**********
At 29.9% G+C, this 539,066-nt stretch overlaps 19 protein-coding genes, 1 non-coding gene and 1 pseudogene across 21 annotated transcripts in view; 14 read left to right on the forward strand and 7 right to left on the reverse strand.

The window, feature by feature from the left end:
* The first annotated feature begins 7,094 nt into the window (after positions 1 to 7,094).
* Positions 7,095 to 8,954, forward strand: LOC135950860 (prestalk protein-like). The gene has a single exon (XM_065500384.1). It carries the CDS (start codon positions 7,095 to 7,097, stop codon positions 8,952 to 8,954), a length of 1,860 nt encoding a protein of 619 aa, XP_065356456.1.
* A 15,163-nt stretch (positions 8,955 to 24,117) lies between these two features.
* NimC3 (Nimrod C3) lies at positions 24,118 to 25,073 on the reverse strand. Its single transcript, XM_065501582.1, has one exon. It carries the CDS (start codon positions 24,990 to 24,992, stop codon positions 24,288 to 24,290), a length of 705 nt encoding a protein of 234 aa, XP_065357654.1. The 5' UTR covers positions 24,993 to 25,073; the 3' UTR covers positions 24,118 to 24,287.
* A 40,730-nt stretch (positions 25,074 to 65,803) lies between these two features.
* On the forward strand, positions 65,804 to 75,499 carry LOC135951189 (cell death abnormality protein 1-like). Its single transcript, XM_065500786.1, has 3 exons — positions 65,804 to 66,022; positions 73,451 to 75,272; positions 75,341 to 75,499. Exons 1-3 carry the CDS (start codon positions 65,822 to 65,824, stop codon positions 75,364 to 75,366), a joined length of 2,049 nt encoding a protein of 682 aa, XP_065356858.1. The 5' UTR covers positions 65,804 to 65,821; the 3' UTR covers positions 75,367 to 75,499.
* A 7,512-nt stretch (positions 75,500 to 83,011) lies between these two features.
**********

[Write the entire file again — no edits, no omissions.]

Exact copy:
At 29.9% G+C, this 539,066-nt stretch overlaps 19 protein-coding genes, 1 non-coding gene and 1 pseudogene across 21 annotated transcripts in view; 14 read left to right on the forward strand and 7 right to left on the reverse strand.

The window, feature by feature from the left end:
* The first annotated feature begins 7,094 nt into the window (after positions 1 to 7,094).
* Positions 7,095 to 8,954, forward strand: LOC135950860 (prestalk protein-like). The gene has a single exon (XM_065500384.1). It carries the CDS (start codon positions 7,095 to 7,097, stop codon positions 8,952 to 8,954), a length of 1,860 nt encoding a protein of 619 aa, XP_065356456.1.
* A 15,163-nt stretch (positions 8,955 to 24,117) lies between these two features.
* NimC3 (Nimrod C3) lies at positions 24,118 to 25,073 on the reverse strand. Its single transcript, XM_065501582.1, has one exon. It carries the CDS (start codon positions 24,990 to 24,992, stop codon positions 24,288 to 24,290), a length of 705 nt encoding a protein of 234 aa, XP_065357654.1. The 5' UTR covers positions 24,993 to 25,073; the 3' UTR covers positions 24,118 to 24,287.
* A 40,730-nt stretch (positions 25,074 to 65,803) lies between these two features.
* On the forward strand, positions 65,804 to 75,499 carry LOC135951189 (cell death abnormality protein 1-like). Its single transcript, XM_065500786.1, has 3 exons — positions 65,804 to 66,022; positions 73,451 to 75,272; positions 75,341 to 75,499. Exons 1-3 carry the CDS (start codon positions 65,822 to 65,824, stop codon positions 75,364 to 75,366), a joined length of 2,049 nt encoding a protein of 682 aa, XP_065356858.1. The 5' UTR covers positions 65,804 to 65,821; the 3' UTR covers positions 75,367 to 75,499.
* A 7,512-nt stretch (positions 75,500 to 83,011) lies between these two features.